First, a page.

Discriminatory to provide birth mothers same amount of top-up benefits as birth fathers, adoptive parents
In a rare oral judgment that was issued on November 12, 2014 - British Columbia Teachers' Federation v. British Columbia Public School Employers' Association, 2014 SCC 70 - the Supreme Court of Canada overturned a decision by the BC Court of Appeal and restored the decision of a labour arbitrator concerning top-up benefits provided to teachers who are new parents.
The labour arbitrator, John B. Hall, had ruled that it was discriminatory - under section 15 of the Charter of Rights and Freedoms and section 13 of the BC Human Rights Code - to provide the same amount of top-up benefits to birth mothers as birth fathers and adoptive parents.
Specifically, Arbitrator Hall had ruled: read more »
US National Labor Relations Board: Northwestern U scholarship football players are employees, can unionize
The US National Labor Relations Board (N.L.R.B.) ruled today that Northwestern University scholarship football players are employees and therefore can unionize and bargain collectively. The ruling was contained in a 24-page decision issued by Peter Ohr, a
regional director of the N.L.R.B.
The university has posted the following statement on its website in response to the ruling:
Statement by Alan K. Cubbage, Vice President for University Relations, in Regard to Decision by NLRB Regional Director
March 26, 2014 | by Alan K. Cubbage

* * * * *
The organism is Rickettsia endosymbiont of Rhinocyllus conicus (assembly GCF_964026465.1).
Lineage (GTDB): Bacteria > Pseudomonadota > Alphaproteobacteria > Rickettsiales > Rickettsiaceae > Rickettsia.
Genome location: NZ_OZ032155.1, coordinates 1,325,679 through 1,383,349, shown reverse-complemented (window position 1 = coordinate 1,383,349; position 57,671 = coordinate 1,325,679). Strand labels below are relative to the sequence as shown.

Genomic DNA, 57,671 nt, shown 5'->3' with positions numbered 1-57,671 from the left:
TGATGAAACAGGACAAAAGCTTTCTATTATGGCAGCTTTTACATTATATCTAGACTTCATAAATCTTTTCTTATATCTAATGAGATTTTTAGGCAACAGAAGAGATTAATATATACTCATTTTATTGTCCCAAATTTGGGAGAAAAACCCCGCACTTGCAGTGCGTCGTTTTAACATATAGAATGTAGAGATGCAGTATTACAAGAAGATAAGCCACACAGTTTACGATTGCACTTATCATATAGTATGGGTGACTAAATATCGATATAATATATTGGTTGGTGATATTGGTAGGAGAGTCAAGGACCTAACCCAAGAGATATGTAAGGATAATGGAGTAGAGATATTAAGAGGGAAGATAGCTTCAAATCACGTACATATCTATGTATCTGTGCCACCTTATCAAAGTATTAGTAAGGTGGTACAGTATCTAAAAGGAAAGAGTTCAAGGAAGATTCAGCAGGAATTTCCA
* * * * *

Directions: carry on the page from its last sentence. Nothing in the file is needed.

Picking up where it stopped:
EVANSTON, Ill. --- Northwestern University is disappointed by today's ruling by the regional director of the National Labor Relations Board finding that Northwestern University's football players who receive grant-in-aid scholarships are employees and directing that a secret ballot election be held to determine whether the football players should be represented by the College Athletes Players Association for purposes of collective bargaining with Northwestern University. read more »
Terminated employee ordered to pay UBC $5,000 in costs due to improper conduct during human rights proceeding
In Wells v. UBC and others (No. 5), 2011 BCHRT 176, an employee terminated by the University of British Columbia ("UBC") for benefits fraud was ordered by the BC Human Rights Tribunal to pay UBC $5,000 in costs as a result of her improper conduct during a human rights proceeding.
The order was made pursuant to section 37(4) of the BC Human Rights Code.
The improper conduct in question was misrepresentations she had made to the Tribunal regarding why she had delayed in filing her late complaint.
A story in The Province about this decision can be found here: "Fired worker must cover $5g in costs" (July 8, 2011).